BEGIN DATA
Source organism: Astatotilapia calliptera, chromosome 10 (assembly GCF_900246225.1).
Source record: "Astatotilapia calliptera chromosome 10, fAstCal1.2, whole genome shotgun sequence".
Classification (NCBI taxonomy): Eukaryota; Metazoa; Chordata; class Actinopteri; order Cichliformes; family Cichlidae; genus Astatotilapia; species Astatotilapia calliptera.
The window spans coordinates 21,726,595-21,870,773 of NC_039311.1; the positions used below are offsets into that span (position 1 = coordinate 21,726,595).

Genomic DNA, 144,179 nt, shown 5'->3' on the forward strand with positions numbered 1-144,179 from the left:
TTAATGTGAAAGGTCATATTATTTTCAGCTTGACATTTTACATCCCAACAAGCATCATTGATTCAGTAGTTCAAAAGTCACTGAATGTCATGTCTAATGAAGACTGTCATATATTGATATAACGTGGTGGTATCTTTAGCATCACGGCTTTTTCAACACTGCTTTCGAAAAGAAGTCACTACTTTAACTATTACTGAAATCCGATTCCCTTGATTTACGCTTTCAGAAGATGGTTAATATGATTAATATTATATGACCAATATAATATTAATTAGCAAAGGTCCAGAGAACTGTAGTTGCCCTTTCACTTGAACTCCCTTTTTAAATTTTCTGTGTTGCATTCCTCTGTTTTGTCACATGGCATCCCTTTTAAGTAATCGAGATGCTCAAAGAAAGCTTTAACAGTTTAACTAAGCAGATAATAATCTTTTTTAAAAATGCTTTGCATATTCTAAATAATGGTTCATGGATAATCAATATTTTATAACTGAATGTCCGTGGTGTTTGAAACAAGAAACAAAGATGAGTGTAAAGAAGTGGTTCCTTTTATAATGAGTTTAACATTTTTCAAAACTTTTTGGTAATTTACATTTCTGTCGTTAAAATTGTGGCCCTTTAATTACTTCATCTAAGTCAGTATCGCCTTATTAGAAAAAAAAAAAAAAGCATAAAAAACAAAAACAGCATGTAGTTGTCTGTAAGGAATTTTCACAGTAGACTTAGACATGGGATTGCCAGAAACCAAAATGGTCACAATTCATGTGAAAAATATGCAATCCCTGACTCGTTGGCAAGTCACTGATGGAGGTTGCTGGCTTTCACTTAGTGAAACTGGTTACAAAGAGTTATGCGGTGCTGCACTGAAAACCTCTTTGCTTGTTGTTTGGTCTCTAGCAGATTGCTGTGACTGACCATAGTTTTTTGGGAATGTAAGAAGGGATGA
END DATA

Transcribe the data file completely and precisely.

Source organism: Astatotilapia calliptera, chromosome 10 (assembly GCF_900246225.1).
Source record: "Astatotilapia calliptera chromosome 10, fAstCal1.2, whole genome shotgun sequence".
Classification (NCBI taxonomy): Eukaryota; Metazoa; Chordata; class Actinopteri; order Cichliformes; family Cichlidae; genus Astatotilapia; species Astatotilapia calliptera.
The window spans coordinates 21,726,595-21,870,773 of NC_039311.1; the positions used below are offsets into that span (position 1 = coordinate 21,726,595).

Genomic DNA, 144,179 nt, shown 5'->3' on the forward strand with positions numbered 1-144,179 from the left:
TTAATGTGAAAGGTCATATTATTTTCAGCTTGACATTTTACATCCCAACAAGCATCATTGATTCAGTAGTTCAAAAGTCACTGAATGTCATGTCTAATGAAGACTGTCATATATTGATATAACGTGGTGGTATCTTTAGCATCACGGCTTTTTCAACACTGCTTTCGAAAAGAAGTCACTACTTTAACTATTACTGAAATCCGATTCCCTTGATTTACGCTTTCAGAAGATGGTTAATATGATTAATATTATATGACCAATATAATATTAATTAGCAAAGGTCCAGAGAACTGTAGTTGCCCTTTCACTTGAACTCCCTTTTTAAATTTTCTGTGTTGCATTCCTCTGTTTTGTCACATGGCATCCCTTTTAAGTAATCGAGATGCTCAAAGAAAGCTTTAACAGTTTAACTAAGCAGATAATAATCTTTTTTAAAAATGCTTTGCATATTCTAAATAATGGTTCATGGATAATCAATATTTTATAACTGAATGTCCGTGGTGTTTGAAACAAGAAACAAAGATGAGTGTAAAGAAGTGGTTCCTTTTATAATGAGTTTAACATTTTTCAAAACTTTTTGGTAATTTACATTTCTGTCGTTAAAATTGTGGCCCTTTAATTACTTCATCTAAGTCAGTATCGCCTTATTAGAAAAAAAAAAAAAAGCATAAAAAACAAAAACAGCATGTAGTTGTCTGTAAGGAATTTTCACAGTAGACTTAGACATGGGATTGCCAGAAACCAAAATGGTCACAATTCATGTGAAAAATATGCAATCCCTGACTCGTTGGCAAGTCACTGATGGAGGTTGCTGGCTTTCACTTAGTGAAACTGGTTACAAAGAGTTATGCGGTGCTGCACTGAAAACCTCTTTGCTTGTTGTTTGGTCTCTAGCAGATTGCTGTGACTGACCATAGTTTTTTGGGAATGTAAGAAGGGATGA